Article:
Justice Department prosecutor Barbara Bosserman, who had donated $6,750 to Obama’s campaign and the Democratic National Committee from 2004 to 2012, investigated the matter and declined to bring up charges.
House investigators did not find a direct link from the White House to the IRS scandal.
The Justice Department was aware of the matter two years before Congress and took no action, according to documents obtained by the government watchdog group Judicial Watch through the Freedom of Information Act.
2.) VA Waiting List
The Department of Veterans Affairs inspector general first noted the waiting list problem at a Phoenix clinic in 2014 and then found other clinics with similar problems. Veterans were placed on phony waiting lists, and some even died while waiting for care. VA Secretary Eric Shinseki resigned from his position.
Last year, in another follow-up report, the inspector general found about 800,000 records and applications delayed in the VA system, and more than 300,000 might have died.
Earlier this month, another inspector general report found that at the Phoenix clinic, where the controversy was first discovered, another 200 veterans died while waiting for care on the waiting list and at least one could have been saved had he received proper care on a timelier basis.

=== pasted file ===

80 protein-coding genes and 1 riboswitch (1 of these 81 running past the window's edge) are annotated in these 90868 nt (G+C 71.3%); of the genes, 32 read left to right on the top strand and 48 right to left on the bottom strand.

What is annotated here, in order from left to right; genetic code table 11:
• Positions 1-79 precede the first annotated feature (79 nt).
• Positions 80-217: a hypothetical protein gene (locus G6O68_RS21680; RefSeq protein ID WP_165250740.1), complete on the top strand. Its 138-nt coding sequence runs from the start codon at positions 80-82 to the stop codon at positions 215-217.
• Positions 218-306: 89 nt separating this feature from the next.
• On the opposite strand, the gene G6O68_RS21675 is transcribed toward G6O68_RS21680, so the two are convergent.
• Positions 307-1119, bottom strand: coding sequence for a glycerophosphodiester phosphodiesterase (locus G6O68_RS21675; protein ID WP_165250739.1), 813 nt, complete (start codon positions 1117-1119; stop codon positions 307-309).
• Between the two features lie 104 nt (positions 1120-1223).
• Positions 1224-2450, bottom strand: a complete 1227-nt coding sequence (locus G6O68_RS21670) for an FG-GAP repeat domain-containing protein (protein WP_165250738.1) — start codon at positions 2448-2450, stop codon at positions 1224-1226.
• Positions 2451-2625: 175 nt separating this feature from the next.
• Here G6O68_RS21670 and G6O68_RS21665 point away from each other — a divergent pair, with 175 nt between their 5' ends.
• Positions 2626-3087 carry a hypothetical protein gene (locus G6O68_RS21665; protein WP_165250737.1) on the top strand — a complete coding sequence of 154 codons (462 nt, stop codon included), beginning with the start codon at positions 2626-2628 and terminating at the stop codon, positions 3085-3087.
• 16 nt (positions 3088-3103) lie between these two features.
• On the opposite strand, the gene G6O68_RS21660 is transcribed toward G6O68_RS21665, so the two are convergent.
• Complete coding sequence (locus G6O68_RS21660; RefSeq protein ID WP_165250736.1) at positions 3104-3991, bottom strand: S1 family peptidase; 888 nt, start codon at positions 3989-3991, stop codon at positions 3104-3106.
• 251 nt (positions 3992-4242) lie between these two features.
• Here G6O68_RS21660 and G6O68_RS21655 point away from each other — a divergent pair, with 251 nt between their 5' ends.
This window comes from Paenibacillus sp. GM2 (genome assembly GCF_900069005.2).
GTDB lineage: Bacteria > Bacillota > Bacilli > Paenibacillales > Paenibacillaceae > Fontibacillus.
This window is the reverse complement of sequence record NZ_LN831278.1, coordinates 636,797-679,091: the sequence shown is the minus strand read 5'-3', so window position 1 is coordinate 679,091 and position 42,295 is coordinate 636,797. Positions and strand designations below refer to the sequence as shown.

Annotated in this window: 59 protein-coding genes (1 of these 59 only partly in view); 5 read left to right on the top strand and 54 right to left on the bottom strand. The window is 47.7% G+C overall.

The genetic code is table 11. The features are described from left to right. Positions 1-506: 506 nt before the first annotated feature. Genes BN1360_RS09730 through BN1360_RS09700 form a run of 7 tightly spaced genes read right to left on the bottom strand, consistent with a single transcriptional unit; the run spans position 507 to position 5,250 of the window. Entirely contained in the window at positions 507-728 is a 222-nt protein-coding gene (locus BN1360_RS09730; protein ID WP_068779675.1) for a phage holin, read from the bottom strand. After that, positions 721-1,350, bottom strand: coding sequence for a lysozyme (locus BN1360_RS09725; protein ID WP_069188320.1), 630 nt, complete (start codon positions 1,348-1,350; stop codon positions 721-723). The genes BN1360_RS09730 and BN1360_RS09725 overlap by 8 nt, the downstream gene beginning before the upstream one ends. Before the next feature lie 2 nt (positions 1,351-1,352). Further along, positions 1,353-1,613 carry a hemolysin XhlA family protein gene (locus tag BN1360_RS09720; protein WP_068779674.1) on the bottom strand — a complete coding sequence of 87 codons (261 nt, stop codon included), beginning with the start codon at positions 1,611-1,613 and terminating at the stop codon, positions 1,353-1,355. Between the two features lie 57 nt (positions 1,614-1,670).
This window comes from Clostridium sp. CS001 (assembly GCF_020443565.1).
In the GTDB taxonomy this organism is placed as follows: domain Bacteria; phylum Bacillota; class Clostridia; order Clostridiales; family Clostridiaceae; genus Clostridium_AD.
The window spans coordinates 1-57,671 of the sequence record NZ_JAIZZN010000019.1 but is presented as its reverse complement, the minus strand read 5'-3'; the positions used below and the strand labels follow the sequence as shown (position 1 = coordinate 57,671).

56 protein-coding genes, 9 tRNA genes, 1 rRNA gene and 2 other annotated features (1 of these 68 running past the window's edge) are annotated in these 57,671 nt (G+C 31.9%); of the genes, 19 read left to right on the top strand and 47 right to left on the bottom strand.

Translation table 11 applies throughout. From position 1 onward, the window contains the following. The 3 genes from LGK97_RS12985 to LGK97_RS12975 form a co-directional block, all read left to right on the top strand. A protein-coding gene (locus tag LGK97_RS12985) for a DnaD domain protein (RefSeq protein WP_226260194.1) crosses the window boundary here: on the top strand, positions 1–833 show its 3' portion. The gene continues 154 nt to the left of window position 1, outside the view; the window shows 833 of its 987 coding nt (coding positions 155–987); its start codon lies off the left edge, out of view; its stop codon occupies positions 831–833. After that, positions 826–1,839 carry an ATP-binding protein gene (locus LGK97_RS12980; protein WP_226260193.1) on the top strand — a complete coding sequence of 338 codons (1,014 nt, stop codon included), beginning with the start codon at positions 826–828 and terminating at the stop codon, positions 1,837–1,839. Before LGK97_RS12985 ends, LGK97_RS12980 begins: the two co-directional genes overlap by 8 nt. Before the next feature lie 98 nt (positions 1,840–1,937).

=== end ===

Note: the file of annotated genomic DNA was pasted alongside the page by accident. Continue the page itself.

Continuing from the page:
Both Republicans and Democrats expressed outrage over the matter.
3.) GSA Spending Spree
In 2012, Martha N. Johnson, the administrator of the General Services Administration, resigned after the federal procurement agency was engulfed in a controversy. The department was accused of allowing excessive spending on travel and conferences for the agency and employees.
Johnson admitted in her resignation letter that “taxpayer dollars were squandered.”
Some of the spending included a Las Vegas trip where employees had a $31,000 reception that included a clown mind reader.
The organizer of the event, GSA regional commissioner Jeffrey Neely, was photographed in a Las Vegas hotel bathtub with a wine glass. Neely was indicted on three counts of making false claims, one count of using false documents, and one count of making false statements. He was later sentenced to three months in prison.
4.) Attack on the Benghazi Compound
On Sept. 11, 2012, weeks before a presidential election, terrorists attacked U.S. government facilities in Benghazi, Libya. Obama administration officials initially blamed this attack on a spontaneous protest against an anti-Muslim YouTube video that spun out of control.